Halo 4 Promotion Rewards Unhealthy Gaming Habits


Spending six days of your life playing Halo 4’s multiplayer could net you a whopping 600 MS points.

How much gaming do you do? Be honest. What percentage of your waking life have you spent gawping at a flashing box; your thumbs dancing across various d-pads as your skeleton fuses together until you resemble the giant extraterrestrial pilot discovered in the opening scenes of Alien? Since you’re reading this on The Escapist, I’m guessing your answer is “a lot,” but even the most dedicated gamers might balk at the challenge Microsoft has set budding Halo 4 players.

Here’s the skinny: If you play 35 hours of Halo 4 multiplayer by November 30th, you’ll net yourself a smooth 100 Microsoft points. 70 hours gets you 300 points and 140 hours will earn you 600 points.

Halo 4 was released yesterday (November 6th). Assuming you picked up your copy at midnight, and ignoring the fact the game’s servers went down on day one, that gives you 24 days to rack up the required 140 hours of playtime. That means you need to be teabagging your fellow players for roughly six hours a day, every day, for the next three weeks. That’s going to be harsh on the old beanbag, armored or not.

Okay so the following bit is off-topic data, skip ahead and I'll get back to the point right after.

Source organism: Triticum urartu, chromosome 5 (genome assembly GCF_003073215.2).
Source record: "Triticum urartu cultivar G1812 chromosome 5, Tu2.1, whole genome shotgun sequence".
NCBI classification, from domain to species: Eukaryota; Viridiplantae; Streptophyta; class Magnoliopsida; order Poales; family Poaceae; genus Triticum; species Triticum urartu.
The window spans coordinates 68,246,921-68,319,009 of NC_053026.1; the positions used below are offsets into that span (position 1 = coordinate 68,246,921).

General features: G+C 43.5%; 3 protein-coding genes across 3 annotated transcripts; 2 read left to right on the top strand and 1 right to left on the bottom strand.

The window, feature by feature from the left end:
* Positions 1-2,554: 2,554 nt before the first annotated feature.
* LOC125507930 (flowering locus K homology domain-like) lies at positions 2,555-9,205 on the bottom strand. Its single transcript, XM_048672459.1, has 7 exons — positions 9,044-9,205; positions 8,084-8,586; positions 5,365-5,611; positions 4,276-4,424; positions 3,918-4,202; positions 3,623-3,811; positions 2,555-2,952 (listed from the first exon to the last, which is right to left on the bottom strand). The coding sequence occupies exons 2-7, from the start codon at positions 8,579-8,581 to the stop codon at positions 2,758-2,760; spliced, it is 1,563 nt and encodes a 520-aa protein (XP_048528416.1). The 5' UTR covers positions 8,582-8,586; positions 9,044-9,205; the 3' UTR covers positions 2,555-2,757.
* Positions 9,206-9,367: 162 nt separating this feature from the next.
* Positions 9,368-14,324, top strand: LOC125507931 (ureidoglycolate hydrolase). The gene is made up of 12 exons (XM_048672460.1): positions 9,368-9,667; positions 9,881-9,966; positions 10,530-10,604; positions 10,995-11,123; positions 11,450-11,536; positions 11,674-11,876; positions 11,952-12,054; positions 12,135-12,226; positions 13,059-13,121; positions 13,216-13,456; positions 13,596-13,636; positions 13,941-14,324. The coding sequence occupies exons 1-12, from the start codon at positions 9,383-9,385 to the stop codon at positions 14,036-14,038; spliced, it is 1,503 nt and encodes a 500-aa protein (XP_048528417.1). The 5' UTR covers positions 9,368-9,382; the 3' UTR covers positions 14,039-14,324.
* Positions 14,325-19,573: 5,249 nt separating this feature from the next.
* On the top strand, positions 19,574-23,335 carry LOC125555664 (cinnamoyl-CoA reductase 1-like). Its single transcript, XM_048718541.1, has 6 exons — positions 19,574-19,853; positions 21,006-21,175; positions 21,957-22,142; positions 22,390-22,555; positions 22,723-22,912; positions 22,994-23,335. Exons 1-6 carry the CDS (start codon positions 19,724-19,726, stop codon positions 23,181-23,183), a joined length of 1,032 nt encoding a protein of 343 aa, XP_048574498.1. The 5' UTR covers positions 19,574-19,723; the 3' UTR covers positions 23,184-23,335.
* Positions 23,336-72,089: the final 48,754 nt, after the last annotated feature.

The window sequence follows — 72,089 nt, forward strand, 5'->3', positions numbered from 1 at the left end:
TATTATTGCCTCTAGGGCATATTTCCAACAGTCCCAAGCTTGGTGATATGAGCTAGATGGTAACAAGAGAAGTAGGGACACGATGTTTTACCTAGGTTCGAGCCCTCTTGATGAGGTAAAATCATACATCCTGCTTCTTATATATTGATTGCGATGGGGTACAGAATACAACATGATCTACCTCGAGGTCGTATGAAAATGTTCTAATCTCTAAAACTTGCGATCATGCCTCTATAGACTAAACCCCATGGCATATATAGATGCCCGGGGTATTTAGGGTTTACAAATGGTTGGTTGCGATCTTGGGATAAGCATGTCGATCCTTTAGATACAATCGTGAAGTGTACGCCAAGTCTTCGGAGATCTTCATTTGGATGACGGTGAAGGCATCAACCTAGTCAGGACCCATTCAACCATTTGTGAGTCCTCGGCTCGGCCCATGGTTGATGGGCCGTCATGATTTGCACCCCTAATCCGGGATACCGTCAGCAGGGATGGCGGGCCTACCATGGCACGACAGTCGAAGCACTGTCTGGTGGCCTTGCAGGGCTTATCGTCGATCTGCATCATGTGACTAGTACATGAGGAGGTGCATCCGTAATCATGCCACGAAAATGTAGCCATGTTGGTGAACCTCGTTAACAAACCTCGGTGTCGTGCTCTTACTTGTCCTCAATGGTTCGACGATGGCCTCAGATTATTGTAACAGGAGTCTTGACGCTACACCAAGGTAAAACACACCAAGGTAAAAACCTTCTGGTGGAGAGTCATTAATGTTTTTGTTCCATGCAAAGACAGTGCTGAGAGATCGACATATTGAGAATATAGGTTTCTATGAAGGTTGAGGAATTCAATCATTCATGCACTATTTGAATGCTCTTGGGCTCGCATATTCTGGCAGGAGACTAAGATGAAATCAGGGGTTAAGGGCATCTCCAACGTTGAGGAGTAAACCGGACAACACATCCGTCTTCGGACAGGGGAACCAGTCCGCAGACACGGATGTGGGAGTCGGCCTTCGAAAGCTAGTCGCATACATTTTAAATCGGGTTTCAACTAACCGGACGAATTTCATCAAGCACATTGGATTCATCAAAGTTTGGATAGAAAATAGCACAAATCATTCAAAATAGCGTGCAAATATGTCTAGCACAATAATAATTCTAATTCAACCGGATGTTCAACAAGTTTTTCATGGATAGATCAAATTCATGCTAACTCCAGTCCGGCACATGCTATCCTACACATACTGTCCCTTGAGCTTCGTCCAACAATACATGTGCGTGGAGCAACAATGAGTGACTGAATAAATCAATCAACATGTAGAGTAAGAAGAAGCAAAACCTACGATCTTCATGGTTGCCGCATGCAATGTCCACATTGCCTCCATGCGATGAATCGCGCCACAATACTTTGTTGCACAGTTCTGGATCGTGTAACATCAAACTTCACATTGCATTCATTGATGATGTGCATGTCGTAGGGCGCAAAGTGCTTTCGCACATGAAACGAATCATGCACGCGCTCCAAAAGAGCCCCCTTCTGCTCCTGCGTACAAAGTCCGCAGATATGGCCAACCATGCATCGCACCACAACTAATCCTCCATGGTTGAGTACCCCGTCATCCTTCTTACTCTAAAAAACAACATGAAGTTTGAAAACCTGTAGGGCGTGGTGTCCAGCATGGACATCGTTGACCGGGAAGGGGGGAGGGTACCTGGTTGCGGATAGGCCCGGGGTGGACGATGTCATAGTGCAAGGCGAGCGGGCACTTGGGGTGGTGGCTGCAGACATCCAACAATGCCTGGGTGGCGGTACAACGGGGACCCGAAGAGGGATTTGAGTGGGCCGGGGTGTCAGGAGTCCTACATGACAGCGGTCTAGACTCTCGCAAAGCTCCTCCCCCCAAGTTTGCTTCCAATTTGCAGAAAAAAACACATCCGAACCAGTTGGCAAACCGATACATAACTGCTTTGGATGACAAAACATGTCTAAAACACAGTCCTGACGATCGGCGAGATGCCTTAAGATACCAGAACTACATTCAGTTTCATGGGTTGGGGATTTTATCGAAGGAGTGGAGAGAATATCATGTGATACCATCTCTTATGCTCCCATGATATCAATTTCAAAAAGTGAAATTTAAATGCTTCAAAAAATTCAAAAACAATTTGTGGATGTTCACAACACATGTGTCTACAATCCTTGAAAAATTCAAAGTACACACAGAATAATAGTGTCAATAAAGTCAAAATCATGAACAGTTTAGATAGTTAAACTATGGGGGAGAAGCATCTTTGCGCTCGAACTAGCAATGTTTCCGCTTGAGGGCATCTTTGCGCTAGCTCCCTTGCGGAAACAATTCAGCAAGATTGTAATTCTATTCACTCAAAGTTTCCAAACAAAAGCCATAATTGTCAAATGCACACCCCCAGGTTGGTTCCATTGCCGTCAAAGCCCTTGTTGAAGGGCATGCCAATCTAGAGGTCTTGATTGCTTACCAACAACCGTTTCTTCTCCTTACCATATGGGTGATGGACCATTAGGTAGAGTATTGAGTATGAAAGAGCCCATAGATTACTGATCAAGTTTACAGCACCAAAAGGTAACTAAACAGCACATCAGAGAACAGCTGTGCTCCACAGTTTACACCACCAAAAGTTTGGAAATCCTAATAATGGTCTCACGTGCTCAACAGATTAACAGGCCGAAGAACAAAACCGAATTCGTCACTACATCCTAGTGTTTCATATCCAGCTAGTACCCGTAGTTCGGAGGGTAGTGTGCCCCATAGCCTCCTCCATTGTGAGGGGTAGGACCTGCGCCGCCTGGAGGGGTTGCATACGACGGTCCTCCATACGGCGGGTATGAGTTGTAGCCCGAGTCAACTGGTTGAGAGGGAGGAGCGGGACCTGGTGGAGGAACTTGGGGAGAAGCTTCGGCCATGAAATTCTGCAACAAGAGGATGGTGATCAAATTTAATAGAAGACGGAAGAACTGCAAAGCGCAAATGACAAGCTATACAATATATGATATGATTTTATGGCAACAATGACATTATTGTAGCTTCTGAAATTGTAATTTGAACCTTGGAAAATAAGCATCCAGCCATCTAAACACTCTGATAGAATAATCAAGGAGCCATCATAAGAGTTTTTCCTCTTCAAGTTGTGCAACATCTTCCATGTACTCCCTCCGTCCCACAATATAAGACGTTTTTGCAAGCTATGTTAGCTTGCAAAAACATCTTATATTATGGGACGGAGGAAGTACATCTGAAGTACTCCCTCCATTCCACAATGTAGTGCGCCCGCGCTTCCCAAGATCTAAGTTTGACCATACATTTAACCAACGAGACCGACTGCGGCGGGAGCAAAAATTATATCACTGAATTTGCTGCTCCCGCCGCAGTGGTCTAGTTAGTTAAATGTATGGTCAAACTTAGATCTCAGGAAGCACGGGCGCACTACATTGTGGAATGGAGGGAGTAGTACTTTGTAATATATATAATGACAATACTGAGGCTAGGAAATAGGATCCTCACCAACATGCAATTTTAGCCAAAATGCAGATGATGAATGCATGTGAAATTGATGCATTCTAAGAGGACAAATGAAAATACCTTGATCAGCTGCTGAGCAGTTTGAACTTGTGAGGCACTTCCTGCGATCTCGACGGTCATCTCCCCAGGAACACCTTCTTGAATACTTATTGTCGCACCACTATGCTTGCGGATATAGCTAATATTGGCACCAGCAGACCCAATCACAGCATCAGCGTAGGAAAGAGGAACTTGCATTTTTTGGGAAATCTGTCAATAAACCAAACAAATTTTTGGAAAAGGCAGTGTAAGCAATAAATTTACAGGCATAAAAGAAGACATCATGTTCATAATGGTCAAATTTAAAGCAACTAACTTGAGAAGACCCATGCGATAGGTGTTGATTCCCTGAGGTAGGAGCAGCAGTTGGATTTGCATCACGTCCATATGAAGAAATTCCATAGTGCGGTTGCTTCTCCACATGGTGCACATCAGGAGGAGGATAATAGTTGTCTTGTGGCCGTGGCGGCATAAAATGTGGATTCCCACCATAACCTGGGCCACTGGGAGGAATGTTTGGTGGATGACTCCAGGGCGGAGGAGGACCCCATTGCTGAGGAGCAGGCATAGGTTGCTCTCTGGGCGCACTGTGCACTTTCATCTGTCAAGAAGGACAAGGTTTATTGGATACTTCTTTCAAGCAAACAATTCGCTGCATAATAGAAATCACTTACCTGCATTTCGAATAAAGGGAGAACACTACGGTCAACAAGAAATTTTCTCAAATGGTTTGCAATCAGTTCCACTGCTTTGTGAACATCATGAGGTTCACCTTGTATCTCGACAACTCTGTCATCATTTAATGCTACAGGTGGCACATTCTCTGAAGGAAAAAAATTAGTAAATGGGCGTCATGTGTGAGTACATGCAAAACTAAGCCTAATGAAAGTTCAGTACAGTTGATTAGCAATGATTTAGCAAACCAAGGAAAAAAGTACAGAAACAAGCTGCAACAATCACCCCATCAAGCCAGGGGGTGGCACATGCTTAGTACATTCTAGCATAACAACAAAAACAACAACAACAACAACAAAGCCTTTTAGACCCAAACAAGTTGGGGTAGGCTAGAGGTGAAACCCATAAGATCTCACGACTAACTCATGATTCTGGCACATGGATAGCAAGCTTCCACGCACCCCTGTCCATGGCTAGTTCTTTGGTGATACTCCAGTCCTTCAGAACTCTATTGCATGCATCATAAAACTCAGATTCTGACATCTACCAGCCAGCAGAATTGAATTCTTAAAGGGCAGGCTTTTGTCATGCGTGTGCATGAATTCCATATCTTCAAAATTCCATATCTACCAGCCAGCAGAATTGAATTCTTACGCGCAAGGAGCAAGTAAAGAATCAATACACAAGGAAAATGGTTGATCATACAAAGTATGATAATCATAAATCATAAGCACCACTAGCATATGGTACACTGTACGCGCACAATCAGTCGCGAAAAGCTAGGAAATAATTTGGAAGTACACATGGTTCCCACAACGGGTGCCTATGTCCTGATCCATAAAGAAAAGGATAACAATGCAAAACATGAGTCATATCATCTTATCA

While heavy gaming sessions are nothing new, that’s 42 hours of gaming a week. According to NPD figures, the average Core gamer usually spends around 18 hours a week gaming. What’s worse, Microsoft is pushing for gamers to get through their 140 hours as quickly as possible; The company is only giving out a total of 10,000,000 points on a first-come, first-served basis.

“So hurry and get your share!” reads the promotion announcement

Spending 1500 or 3000 MSP on Halo-themed downloadable content – including Avatar items, themes and other knickknacks – will net you 100 or 200 MSP respectively, which counts against the 10,000,000 total.

Thus far, the Xbox Live Rewards program has been harmless, if unimpressive, but encouraging gamers to risk their health in a competition to win the equivalent of three quarters of a copy of Double Dragon Neon strikes me as rather bad taste. By most accounts, Halo 4 is a brilliant installment in one of gaming’s most successful franchises, it really doesn’t need this kind of nonsense to make it sell or to fluff out its multiplayer figures.

Source: XBox

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